12 Nov 2014
SPECTARIS argues European photonics industry relies on special glasses; consultations set for early 2015.SPECTARIS has applied to the European Commission for an extension of the exemptions for the use of lead in glasses and cadmium in optical filters. Current exemptions for these metals could expire in July 2016. Signed by 18 international industry associations from Europe, Japan and the USA, the applications have been met with widespread support.
SPECTARIS is the German industry association for the high-tech medium-sized business sector and representative body in the areas of medical technology, optical technologies and analytical, biological, laboratory, and ophthalmic devices. Its membership comes from different industry sectors, which together employ 235,000 people.
The association argues that the exemptions are necessary because glass additives lead and cadmium are vital for the efficiency of technical optics. Spectaris states, "Without these elements, optical systems would lose transparency, brilliance of colour and spectral selectivity – properties that are crucial for the usefulness of devices in applications such as endoscopy, fluorescence microscopy or camera technology."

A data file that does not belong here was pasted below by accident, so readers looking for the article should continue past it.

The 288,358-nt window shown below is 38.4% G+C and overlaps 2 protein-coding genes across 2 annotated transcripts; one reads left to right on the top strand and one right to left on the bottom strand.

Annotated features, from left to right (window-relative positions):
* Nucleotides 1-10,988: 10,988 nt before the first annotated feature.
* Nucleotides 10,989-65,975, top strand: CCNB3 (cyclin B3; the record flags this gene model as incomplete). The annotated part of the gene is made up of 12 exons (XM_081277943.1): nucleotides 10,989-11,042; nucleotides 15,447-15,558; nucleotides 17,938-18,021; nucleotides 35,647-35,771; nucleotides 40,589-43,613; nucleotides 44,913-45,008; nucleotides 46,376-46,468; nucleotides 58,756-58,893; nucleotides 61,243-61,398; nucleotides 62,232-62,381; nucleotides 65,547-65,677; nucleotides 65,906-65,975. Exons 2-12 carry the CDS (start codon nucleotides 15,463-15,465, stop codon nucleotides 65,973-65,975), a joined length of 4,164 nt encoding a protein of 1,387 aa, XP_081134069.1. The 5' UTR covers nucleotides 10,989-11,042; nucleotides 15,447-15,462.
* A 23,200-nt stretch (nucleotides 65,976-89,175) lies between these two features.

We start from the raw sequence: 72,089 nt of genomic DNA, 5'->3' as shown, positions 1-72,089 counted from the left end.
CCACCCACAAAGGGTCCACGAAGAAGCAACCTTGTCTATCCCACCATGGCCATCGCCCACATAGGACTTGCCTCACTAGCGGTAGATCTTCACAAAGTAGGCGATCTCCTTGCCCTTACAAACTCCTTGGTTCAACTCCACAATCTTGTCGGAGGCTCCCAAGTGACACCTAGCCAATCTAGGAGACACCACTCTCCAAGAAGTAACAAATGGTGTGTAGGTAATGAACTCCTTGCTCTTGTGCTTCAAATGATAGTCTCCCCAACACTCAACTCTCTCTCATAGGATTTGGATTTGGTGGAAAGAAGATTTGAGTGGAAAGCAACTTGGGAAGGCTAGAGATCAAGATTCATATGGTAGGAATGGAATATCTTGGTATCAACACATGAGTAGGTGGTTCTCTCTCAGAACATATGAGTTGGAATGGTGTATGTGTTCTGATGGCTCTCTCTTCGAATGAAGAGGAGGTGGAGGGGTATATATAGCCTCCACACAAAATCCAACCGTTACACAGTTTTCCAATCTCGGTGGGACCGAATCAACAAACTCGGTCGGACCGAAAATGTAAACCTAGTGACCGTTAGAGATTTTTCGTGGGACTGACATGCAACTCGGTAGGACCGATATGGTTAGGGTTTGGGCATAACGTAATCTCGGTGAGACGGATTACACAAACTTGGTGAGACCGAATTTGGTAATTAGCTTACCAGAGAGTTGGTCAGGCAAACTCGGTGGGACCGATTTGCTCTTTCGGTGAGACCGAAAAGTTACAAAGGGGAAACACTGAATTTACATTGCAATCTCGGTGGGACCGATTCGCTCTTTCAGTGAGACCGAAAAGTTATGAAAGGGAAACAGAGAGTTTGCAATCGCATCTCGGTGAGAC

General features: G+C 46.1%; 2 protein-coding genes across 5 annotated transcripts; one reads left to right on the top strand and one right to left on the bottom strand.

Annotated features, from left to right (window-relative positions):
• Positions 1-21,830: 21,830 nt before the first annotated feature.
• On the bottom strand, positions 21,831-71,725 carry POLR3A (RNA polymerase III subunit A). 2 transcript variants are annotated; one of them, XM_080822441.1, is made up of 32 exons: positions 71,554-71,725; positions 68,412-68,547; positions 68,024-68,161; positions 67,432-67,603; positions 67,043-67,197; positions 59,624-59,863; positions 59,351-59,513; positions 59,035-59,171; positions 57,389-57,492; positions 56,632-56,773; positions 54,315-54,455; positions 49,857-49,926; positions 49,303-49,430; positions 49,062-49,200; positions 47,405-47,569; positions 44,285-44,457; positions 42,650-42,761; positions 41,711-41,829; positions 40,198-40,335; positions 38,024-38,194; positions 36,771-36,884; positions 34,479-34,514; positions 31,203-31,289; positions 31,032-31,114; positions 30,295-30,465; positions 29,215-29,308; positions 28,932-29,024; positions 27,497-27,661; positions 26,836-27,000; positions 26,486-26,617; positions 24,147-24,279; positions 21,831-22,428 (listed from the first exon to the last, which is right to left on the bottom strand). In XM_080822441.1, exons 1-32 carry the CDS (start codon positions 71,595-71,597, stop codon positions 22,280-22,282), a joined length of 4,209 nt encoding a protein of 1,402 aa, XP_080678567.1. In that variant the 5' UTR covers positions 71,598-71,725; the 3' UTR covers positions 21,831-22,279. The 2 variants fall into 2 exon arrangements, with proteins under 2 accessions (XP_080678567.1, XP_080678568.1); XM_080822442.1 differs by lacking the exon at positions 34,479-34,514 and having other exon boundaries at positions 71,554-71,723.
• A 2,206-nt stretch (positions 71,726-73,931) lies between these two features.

However, the EU's RoHS (Restriction of the use of certain Hazardous Substances) directive (2011/65/EU) requires that materials such as lead, mercury, cadmium, hexavalent chromium, polybrominated biphenyl (PBB) and polybrominated diphenyl ethers (PBDE) be replaced with other substances in electrical and electronic equipment. But there are exemption permits for selected product segments.
The exemption for optical materials, which SPECTARIS obtained back in 2009, is due to run out in July 2016. The organisation says that an extension the status quo would provide planning security in the development and use of optical systems in Europe for another five years.
The European Commission is accepting applications until 21 January 2015. SPECTARIS’s exemption applications will be evaluated by the Institute for Applied Ecology in Freiburg, Germany, on behalf of the European Commission. The consultations are expected to take place at the beginning of 2015.
About the Author
Matthew Peach is a contributing editor to optics.org.
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